Montserrat’s Soufriere Hills Volcano erupts in 2009.
Many return to dangerous evacuation zones fully understanding the risks. New research explains why.
Farm near Seven Springs, North Carolina, surrounded by water on Oct. 25, 1999, nearly six weeks after Hurricane Floyd.
AP Photo/Karen Tam
Hurricanes in the southern US have caused widespread damage inland in recent decades, mainly through river flooding. But evacuations and stormproofing focus almost entirely on keeping people safe on the coasts.
Lava flow moves in the Leilani Estates subdivision near Pahoa on the island of Hawaii, May 6, 2018.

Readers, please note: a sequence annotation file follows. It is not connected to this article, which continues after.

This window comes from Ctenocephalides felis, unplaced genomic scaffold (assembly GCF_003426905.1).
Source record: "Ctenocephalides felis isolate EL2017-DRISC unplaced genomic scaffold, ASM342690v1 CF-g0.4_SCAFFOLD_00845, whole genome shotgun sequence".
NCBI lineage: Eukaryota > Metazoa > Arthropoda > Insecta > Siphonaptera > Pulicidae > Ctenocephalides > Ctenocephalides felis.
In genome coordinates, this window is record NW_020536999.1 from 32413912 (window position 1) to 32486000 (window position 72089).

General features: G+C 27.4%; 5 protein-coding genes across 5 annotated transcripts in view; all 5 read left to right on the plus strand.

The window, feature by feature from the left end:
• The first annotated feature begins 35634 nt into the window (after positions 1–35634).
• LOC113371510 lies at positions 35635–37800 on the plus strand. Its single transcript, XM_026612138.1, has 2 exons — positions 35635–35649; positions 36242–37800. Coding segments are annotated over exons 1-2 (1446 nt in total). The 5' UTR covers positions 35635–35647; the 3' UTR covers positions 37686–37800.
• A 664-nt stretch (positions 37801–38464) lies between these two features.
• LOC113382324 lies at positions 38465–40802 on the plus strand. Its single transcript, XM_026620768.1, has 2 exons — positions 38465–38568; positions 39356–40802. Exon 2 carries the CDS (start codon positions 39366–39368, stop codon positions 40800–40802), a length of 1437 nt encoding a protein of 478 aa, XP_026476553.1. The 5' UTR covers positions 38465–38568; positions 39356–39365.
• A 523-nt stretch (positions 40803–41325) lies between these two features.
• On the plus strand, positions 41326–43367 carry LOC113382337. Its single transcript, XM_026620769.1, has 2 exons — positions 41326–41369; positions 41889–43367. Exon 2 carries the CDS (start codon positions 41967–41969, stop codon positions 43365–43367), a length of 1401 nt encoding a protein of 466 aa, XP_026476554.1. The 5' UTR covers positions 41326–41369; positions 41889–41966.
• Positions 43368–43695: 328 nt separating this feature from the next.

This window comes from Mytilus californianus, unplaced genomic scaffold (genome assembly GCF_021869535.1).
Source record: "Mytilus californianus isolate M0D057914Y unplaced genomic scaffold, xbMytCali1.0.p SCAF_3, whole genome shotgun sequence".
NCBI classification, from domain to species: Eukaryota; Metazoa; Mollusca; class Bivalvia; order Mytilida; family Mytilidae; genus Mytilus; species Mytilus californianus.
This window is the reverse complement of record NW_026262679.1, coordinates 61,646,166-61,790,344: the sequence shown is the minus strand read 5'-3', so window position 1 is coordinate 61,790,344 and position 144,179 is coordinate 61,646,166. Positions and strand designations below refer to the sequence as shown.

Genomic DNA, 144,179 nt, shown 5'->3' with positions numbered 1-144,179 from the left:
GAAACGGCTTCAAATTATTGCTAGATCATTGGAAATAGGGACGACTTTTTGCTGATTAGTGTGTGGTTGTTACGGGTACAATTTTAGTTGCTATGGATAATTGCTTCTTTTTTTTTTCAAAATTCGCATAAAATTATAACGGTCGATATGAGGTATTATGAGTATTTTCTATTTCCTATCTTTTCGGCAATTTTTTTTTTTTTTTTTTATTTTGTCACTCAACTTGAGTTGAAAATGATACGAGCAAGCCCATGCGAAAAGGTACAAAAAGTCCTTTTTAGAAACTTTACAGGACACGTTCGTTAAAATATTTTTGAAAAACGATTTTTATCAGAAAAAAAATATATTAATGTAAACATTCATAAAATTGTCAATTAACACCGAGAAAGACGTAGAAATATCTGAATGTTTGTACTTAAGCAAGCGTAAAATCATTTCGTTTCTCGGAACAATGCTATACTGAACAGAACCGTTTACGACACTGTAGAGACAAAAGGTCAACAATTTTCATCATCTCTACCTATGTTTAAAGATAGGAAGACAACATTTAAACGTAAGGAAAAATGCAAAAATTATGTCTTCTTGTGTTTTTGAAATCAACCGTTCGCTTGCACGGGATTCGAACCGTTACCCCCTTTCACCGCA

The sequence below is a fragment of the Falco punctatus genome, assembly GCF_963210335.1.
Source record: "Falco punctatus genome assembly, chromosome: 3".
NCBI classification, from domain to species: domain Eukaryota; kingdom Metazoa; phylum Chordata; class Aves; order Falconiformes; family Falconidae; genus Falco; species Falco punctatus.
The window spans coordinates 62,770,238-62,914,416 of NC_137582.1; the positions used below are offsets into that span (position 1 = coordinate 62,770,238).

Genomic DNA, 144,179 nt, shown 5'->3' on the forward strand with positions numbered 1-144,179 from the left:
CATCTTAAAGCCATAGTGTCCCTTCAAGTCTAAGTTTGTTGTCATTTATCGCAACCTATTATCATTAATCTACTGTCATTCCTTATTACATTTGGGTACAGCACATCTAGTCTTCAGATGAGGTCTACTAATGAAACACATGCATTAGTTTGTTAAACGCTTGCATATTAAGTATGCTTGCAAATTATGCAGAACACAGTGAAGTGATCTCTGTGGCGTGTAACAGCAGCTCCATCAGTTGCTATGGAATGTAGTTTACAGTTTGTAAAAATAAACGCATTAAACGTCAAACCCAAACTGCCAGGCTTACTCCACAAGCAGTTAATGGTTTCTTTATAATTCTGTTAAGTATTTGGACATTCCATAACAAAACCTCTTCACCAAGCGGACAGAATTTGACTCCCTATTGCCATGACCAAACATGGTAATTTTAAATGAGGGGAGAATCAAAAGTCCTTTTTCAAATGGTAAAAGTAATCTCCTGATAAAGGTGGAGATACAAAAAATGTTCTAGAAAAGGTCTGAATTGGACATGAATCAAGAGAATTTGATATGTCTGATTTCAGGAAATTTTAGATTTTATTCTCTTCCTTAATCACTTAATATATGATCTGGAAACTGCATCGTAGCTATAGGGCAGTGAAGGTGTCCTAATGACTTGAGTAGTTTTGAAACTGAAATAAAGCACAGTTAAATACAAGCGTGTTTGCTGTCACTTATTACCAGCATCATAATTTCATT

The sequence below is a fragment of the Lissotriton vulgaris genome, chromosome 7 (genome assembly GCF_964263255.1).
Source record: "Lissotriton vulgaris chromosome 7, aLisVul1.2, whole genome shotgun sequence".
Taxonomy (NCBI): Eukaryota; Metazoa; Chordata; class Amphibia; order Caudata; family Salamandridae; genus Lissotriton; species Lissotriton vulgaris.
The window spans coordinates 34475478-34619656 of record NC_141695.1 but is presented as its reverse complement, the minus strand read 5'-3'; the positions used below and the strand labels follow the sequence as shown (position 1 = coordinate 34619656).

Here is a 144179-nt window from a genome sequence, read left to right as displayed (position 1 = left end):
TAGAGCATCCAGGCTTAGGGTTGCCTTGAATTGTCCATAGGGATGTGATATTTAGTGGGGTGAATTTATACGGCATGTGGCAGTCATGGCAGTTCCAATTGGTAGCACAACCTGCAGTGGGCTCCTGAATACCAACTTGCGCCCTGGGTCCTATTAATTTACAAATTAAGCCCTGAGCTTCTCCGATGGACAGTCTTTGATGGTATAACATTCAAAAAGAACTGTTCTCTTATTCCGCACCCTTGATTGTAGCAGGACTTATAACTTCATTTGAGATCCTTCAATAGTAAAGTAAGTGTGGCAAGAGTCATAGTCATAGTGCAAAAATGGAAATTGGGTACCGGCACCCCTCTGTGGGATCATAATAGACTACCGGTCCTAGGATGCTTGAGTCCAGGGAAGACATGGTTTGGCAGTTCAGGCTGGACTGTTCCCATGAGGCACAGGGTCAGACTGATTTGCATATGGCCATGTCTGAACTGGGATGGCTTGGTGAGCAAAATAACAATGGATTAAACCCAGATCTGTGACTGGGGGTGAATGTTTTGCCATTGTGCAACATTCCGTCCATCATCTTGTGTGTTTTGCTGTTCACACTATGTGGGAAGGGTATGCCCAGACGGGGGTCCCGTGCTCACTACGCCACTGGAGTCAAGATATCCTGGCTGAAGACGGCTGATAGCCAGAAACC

USGS via AP
Fountains of lava from Hawaii's Kilauea volcano are dramatic, but the most deadly impacts of volcanic eruptions are toxic gases and ash and mud flows.
Older people are most at risk during and after natural disasters like Hurricane Irma, which slammed into the coast of Florida last week.
AAP Image/NEWZULU/Julian Leek
Evacuating nursing home residents during a disaster can be even more dangerous than staying put.
Damage from Irma can be seen in this photo of Kelly McClenthen in Bonita Springs, Florida, as she returned to her home Sept. 11, 2017.
AP Photo/Gerald Herbert
Even in areas predicted to take direct hits from hurricanes and other storms, hospitals must do all they can to stay open. It isn't an easy task, but preparation and practice help.